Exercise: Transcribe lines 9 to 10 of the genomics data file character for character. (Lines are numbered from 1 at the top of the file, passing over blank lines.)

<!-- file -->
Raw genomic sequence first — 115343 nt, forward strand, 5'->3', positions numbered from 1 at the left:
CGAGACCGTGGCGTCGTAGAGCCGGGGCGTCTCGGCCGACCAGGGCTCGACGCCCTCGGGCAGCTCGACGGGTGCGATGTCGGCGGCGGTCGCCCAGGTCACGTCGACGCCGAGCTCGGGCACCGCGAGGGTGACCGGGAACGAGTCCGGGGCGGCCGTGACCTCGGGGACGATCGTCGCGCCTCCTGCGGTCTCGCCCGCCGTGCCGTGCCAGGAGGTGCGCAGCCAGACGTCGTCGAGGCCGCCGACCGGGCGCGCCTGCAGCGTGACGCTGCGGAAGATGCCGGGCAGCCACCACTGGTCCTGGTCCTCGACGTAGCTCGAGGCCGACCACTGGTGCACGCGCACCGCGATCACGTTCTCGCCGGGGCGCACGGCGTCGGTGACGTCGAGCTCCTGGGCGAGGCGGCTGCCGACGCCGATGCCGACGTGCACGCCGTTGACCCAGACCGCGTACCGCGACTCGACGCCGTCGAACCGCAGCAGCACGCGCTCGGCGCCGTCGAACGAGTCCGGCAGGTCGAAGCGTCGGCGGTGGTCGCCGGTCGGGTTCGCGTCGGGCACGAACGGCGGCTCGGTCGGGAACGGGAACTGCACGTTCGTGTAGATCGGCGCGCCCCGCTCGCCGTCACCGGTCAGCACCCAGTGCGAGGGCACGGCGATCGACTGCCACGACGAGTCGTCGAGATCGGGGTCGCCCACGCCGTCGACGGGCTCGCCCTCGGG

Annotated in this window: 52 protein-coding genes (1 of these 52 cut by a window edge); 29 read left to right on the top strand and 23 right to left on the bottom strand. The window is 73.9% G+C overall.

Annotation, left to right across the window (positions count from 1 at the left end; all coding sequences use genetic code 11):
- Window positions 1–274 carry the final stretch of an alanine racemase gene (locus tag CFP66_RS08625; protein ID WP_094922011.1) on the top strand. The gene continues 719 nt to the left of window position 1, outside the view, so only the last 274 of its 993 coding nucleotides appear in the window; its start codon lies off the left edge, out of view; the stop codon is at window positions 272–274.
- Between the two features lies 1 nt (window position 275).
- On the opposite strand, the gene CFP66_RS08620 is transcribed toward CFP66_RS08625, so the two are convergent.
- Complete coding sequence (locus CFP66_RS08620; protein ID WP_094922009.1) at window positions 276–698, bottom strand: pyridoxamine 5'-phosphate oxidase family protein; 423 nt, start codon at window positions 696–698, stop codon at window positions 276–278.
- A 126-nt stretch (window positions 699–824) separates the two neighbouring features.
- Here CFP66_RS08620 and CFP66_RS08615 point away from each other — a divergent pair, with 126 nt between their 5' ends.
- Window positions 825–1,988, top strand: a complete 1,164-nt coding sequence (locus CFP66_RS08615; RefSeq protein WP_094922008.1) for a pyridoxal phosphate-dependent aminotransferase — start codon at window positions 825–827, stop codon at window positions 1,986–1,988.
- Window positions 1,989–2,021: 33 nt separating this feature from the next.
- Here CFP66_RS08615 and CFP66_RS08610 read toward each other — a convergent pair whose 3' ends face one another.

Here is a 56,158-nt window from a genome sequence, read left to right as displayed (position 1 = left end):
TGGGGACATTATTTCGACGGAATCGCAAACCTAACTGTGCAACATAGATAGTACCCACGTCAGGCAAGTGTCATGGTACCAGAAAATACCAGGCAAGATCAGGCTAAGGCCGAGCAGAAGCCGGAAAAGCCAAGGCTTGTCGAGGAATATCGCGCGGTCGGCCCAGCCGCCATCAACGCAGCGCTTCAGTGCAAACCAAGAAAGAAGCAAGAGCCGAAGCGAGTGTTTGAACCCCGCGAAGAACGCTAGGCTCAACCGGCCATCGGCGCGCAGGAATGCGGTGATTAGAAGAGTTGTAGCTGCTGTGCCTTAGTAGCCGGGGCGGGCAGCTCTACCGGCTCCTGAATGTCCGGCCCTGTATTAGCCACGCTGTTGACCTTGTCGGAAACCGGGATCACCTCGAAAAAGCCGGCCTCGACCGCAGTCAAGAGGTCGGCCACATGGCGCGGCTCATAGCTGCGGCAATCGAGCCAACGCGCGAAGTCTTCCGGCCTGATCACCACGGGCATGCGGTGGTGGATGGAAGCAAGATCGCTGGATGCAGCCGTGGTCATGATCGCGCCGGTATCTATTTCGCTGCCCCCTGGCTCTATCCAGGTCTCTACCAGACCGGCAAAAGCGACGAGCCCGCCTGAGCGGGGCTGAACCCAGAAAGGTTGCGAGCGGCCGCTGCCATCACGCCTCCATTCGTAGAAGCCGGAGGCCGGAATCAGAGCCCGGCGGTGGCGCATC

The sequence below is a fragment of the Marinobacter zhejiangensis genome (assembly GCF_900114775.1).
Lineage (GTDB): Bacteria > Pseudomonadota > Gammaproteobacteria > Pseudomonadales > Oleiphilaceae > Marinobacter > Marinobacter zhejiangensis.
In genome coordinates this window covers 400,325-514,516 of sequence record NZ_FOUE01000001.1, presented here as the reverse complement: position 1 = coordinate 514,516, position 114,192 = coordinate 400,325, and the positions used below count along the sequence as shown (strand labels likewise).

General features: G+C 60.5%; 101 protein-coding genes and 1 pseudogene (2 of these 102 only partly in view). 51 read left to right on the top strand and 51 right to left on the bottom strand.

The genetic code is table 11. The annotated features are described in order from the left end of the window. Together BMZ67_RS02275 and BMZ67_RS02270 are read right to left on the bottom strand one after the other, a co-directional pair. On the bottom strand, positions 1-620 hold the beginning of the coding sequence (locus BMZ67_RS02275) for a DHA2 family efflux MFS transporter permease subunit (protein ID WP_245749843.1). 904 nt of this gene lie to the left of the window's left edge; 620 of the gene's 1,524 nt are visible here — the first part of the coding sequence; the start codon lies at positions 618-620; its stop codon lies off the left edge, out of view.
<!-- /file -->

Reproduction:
- A 126-nt stretch (window positions 699–824) separates the two neighbouring features.
- Here CFP66_RS08620 and CFP66_RS08615 point away from each other — a divergent pair, with 126 nt between their 5' ends.